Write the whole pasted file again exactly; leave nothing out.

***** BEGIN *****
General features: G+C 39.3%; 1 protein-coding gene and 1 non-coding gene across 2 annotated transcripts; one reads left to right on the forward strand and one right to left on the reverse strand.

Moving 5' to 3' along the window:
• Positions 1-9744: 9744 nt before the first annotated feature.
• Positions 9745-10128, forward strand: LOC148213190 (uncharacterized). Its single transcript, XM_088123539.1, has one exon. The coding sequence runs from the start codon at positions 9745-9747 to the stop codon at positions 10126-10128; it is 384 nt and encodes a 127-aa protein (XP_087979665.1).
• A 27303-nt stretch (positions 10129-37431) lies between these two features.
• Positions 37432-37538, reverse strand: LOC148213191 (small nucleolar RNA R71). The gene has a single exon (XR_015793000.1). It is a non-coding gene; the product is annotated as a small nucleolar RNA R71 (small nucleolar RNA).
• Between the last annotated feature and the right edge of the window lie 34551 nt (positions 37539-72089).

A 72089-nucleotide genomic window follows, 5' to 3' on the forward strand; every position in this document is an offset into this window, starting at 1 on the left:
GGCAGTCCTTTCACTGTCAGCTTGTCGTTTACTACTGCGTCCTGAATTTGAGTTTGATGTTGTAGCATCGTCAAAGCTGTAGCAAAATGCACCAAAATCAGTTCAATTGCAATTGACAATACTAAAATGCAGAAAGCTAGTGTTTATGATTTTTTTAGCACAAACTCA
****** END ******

General features: G+C 39.3%; 1 protein-coding gene and 1 non-coding gene across 2 annotated transcripts; one reads left to right on the forward strand and one right to left on the reverse strand.

Moving 5' to 3' along the window:
• Positions 1-9744: 9744 nt before the first annotated feature.
• Positions 9745-10128, forward strand: LOC148213190 (uncharacterized). Its single transcript, XM_088123539.1, has one exon. The coding sequence runs from the start codon at positions 9745-9747 to the stop codon at positions 10126-10128; it is 384 nt and encodes a 127-aa protein (XP_087979665.1).
• A 27303-nt stretch (positions 10129-37431) lies between these two features.
• Positions 37432-37538, reverse strand: LOC148213191 (small nucleolar RNA R71). The gene has a single exon (XR_015793000.1). It is a non-coding gene; the product is annotated as a small nucleolar RNA R71 (small nucleolar RNA).
• Between the last annotated feature and the right edge of the window lie 34551 nt (positions 37539-72089).

A 72089-nucleotide genomic window follows, 5' to 3' on the forward strand; every position in this document is an offset into this window, starting at 1 on the left:
GGCAGTCCTTTCACTGTCAGCTTGTCGTTTACTACTGCGTCCTGAATTTGAGTTTGATGTTGTAGCATCGTCAAAGCTGTAGCAAAATGCACCAAAATCAGTTCAATTGCAATTGACAATACTAAAATGCAGAAAGCTAGTGTTTATGATTTTTTTAGCACAAACTCA